P394ECG and echocardiographic changes of right heart strain, biomarkers and outcomes following acute pulmonary embolism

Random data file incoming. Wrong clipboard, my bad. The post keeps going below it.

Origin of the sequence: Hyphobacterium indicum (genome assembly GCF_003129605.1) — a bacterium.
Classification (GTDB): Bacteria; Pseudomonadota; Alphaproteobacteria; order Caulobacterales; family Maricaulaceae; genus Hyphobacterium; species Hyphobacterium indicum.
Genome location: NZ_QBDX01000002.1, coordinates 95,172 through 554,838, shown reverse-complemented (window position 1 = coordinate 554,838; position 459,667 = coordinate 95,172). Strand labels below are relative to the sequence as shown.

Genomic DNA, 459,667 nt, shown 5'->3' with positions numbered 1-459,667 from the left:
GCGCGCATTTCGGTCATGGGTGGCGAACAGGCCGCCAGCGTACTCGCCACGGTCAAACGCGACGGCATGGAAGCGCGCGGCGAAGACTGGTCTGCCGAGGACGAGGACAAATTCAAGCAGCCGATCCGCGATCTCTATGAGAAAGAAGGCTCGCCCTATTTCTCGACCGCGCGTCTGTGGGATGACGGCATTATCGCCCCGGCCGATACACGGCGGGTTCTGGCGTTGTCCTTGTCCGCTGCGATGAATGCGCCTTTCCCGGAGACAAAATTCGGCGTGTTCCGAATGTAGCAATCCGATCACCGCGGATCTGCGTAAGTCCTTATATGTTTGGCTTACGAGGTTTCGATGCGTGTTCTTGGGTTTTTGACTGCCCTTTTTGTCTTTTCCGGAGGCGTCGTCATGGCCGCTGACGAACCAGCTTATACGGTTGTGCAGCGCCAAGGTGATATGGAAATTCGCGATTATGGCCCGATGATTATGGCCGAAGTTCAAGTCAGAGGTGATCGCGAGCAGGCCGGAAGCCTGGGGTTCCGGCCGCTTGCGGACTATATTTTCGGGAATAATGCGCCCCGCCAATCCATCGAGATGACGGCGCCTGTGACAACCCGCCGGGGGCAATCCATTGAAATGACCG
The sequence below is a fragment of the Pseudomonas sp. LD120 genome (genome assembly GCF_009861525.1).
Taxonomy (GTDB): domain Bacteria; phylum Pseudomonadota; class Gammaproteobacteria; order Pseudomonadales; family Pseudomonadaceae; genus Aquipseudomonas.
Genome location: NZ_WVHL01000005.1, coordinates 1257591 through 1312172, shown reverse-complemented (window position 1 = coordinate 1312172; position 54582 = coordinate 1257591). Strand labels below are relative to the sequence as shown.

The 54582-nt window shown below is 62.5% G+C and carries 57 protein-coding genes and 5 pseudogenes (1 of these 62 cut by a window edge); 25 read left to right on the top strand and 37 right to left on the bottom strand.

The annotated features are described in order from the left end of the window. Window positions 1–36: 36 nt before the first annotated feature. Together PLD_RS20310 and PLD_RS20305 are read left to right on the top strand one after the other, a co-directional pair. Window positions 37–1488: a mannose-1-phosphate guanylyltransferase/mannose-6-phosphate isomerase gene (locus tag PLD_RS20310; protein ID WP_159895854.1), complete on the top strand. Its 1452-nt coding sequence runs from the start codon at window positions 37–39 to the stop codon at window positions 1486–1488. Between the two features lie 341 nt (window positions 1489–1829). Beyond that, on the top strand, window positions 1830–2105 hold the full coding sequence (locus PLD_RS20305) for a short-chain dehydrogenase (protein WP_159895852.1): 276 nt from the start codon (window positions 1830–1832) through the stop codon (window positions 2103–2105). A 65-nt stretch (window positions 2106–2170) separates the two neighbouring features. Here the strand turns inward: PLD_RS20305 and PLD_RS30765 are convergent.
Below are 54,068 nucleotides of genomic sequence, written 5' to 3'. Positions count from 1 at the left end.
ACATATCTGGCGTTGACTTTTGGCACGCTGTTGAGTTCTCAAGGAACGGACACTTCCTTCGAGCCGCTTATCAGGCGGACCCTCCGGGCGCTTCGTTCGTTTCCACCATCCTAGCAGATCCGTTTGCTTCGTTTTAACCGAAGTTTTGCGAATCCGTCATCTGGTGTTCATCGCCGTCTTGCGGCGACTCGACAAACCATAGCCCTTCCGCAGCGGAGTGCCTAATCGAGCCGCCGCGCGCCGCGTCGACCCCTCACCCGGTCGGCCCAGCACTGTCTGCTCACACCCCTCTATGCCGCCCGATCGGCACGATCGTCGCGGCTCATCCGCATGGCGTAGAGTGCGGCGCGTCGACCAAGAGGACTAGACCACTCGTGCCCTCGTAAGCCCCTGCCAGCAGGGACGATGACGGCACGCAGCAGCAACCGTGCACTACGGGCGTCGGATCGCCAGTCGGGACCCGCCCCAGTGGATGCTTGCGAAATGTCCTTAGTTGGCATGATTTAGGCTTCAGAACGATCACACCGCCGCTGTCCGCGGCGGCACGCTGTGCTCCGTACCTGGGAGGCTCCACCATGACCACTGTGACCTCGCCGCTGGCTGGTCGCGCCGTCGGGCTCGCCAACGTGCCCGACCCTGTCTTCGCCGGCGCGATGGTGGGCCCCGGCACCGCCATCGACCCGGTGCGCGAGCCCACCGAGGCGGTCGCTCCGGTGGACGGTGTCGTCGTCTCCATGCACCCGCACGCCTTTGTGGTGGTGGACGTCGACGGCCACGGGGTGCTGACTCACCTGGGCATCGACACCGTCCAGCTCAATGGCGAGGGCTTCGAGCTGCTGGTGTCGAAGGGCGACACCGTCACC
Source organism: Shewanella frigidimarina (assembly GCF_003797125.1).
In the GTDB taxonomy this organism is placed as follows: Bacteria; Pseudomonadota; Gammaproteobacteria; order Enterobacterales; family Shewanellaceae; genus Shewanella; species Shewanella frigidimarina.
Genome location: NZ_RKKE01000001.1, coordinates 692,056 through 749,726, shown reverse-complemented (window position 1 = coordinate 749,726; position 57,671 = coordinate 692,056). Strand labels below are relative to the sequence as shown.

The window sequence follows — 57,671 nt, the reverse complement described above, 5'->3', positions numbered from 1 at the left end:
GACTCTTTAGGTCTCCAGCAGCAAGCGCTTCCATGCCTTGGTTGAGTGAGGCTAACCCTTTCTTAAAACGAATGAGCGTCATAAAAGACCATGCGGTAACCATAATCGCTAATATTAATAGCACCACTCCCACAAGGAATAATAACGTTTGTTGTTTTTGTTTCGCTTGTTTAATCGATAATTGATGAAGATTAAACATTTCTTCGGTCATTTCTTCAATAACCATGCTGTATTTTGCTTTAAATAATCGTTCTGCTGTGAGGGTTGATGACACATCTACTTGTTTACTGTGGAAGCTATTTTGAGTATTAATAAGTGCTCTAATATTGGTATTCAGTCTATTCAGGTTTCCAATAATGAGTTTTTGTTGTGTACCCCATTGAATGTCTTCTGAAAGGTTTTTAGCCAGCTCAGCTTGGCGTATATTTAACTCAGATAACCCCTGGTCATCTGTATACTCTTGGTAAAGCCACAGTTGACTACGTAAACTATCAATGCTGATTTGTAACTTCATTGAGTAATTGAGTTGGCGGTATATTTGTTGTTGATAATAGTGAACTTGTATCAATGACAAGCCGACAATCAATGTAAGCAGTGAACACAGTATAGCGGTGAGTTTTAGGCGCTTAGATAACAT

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Indicators of right ventricular (RV) dysfunction on ECG, echocardiogram (Echo) and raised biomarkers have independently been associated with an increased risk of mortality in acute pulmonary embolism (PE). Risk stratification is recommended by ESC. We assessed if detailed assessment of changes in ECG, Echo and biomarkers could predict PE and outcome.Method: Retrospective analysis of all patients with acute PE admitted to to the hospital over 1 year. Mortality, length of stay (LOS), co-morbidities and a biomarker cardiac Troponin I (TnI) were recorded (elevated >0.07). ECG and Echo were analysed looking for changes of right heart strain.Results: 124 patients (51% male, aged 25-95) had PE confirmed by CT pulmonary angiogram (75%), CT chest (12%) and perfusion scan (11%). ECG was performed in 93%, TnI in 48% and Echo in 51%. TnI was higher in those that died compared to survivors, 3.84 vs 0.38 (p=0.43). Most were in sinus rhythm (56%), sinus tachycardia (25%) and AF (19%) with anterior T wave inversion (ATWI) (14%), RBBB (13%), RAD (8%) and S1Q3T3 (10%). TnI was notably higher in those with ATWI vs normal ECG (p=0.05). Pulmonary artery systolic pressure (PASP) was higher in those with AF (45.9+/-4.7mmHg) and ATWI (49.5+/-18.6) vs those with normal ECG (35.6+/-13.0), though none were significant. LOS was longer in those with AF (17.7+/-9.7 days) and ATWI (17.4+/-17.8) vs normal ECG (9.2+/-6.6). Mortality was higher at one and 12 months in those with AF (18 and 41% respectively) and RBBB (13 and 25%) vs normal (2 and 10%). On Echo, mean PASP was raised (36.9mmHg +/-15.2), right ventricular (RV) basal diameter was moderate-severely dilated (3.46cm+/-0.89), the mid ventricular wall mildly dilated (2.92+/-0.65), RV length remained normal (7.14+/-1.12) and RV outflow tract mildly dilated (3.04+/-0.52). As PASP increased, the basal RV dimension increased significantly (correlation co-efficient 0.65). No echo parameter could predict length of stay.Conclusion: TnI was higher in those that died, but not significant. ECG changes of ATWI predicted a significantly higher TnI rise vs normal ECG. Mortality was higher at one and 12 months in those with AF or RBBB, but may be related to co-morbidities. Basal RV rather than other RV dimensions increased significantly in acute PE and rose proportionately with rising PASP. This disproportionately dilated basal RV may compliment McConnell's sign (free wall hypokinesia with preserved apical function) when diagnosing PE. Multivariate analysis was not able to predict mortality or LOS with statistical significance.

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